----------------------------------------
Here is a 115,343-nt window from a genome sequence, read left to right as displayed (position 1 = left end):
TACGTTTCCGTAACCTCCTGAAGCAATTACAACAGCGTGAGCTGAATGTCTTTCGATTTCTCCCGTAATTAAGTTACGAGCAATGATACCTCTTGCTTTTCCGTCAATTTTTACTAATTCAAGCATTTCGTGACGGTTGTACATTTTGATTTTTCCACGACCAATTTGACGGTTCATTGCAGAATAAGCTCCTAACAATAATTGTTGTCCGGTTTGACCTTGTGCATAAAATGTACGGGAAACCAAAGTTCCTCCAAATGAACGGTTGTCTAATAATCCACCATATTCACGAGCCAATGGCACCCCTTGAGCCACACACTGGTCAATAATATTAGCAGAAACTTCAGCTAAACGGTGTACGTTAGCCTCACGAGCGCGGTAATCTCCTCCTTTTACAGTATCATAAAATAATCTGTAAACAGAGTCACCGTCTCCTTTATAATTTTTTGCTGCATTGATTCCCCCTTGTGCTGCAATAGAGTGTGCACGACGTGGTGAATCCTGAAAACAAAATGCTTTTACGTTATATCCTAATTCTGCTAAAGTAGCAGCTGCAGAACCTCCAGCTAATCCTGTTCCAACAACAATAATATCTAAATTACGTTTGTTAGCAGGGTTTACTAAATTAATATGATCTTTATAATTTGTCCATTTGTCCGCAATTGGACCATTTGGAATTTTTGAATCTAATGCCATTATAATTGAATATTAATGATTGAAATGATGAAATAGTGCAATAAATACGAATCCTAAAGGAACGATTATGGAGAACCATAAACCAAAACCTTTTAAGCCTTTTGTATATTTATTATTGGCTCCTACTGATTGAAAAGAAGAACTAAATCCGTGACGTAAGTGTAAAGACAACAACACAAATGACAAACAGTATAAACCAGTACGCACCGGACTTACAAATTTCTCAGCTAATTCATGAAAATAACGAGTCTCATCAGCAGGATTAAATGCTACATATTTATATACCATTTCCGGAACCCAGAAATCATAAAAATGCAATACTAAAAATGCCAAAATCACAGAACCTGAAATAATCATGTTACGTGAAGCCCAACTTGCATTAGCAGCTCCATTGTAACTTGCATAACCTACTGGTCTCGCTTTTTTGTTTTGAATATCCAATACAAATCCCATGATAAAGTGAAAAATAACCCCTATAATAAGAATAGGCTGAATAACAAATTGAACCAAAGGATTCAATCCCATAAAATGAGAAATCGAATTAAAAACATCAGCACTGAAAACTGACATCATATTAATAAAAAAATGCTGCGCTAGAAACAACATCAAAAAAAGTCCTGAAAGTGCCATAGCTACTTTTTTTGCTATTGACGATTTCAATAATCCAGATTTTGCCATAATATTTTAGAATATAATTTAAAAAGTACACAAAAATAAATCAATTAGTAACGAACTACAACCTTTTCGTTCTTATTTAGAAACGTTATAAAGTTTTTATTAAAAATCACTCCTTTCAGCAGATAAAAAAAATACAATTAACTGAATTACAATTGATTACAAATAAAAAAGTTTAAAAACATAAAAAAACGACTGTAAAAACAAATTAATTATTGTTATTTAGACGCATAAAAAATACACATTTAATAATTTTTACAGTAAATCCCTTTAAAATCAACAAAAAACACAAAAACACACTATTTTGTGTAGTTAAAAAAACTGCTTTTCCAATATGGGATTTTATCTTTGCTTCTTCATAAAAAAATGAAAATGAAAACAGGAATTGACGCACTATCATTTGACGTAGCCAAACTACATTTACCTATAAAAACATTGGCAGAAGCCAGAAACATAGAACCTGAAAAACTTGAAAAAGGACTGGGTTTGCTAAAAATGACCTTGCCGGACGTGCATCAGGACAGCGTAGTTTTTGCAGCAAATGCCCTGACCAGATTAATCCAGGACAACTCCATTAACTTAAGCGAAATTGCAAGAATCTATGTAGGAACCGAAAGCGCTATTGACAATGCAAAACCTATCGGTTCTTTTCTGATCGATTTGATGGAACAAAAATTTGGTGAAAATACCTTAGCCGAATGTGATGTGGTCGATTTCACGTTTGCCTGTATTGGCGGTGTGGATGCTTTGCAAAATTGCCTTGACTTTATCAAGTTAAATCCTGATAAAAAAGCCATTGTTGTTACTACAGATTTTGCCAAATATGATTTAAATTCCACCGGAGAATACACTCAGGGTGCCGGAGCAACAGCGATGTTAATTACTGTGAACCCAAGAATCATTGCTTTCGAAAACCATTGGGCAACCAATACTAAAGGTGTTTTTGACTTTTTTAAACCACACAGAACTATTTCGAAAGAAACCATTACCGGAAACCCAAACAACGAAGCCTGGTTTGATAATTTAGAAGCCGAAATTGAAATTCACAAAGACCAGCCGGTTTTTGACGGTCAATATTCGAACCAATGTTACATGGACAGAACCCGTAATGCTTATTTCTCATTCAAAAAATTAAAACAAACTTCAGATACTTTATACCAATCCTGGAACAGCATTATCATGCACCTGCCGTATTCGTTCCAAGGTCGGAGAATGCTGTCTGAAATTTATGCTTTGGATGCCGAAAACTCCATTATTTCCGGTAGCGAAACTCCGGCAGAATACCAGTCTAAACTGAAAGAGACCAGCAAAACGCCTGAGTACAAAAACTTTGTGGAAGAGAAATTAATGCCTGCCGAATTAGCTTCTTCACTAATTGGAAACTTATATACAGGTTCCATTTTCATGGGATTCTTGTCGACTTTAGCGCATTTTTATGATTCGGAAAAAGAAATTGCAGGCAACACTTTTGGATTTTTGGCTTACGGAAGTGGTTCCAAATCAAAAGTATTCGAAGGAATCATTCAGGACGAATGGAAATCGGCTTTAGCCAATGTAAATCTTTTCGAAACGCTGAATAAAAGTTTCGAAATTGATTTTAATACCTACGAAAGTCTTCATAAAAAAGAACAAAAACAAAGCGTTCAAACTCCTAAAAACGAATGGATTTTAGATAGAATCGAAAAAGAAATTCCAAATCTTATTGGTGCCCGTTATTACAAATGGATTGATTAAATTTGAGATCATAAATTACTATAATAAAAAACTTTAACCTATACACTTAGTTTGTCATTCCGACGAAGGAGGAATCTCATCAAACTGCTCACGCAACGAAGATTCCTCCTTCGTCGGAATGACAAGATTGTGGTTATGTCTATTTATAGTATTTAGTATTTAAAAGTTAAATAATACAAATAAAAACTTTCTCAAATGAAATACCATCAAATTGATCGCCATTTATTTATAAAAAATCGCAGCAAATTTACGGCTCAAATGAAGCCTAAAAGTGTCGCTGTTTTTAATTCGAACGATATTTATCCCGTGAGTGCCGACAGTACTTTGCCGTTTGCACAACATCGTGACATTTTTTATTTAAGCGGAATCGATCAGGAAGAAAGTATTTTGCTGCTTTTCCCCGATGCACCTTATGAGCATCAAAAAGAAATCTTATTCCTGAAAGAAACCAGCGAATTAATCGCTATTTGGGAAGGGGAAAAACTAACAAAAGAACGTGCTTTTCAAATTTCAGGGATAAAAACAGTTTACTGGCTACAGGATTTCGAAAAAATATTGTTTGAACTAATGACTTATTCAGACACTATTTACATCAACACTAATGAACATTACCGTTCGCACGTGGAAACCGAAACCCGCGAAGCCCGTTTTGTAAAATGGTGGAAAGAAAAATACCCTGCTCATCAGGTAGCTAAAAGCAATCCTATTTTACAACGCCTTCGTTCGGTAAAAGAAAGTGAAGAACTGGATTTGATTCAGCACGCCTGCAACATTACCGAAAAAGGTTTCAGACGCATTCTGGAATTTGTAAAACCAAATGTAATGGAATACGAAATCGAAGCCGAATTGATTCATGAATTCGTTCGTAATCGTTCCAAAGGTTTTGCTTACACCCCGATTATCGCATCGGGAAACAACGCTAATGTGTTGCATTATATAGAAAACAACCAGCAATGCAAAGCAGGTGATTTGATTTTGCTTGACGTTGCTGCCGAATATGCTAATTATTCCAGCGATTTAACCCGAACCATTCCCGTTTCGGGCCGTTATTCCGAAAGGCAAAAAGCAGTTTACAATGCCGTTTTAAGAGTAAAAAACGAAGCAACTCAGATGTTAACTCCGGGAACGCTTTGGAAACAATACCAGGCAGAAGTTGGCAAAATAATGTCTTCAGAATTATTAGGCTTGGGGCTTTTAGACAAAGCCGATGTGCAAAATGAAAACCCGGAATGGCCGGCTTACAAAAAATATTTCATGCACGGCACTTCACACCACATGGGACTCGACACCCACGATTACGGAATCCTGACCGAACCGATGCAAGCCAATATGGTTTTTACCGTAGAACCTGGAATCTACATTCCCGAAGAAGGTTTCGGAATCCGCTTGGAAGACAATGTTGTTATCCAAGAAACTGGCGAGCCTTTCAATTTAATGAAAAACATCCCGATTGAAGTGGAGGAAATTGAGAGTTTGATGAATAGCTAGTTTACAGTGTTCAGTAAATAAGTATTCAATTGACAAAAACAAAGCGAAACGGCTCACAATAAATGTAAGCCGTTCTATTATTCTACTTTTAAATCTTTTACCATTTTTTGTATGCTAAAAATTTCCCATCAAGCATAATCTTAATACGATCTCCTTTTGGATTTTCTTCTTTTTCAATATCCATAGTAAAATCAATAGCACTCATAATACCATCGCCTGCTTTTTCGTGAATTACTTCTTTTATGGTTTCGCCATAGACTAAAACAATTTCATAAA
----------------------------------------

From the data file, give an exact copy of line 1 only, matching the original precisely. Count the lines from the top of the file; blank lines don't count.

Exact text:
Here is a 115,343-nt window from a genome sequence, read left to right as displayed (position 1 = left end):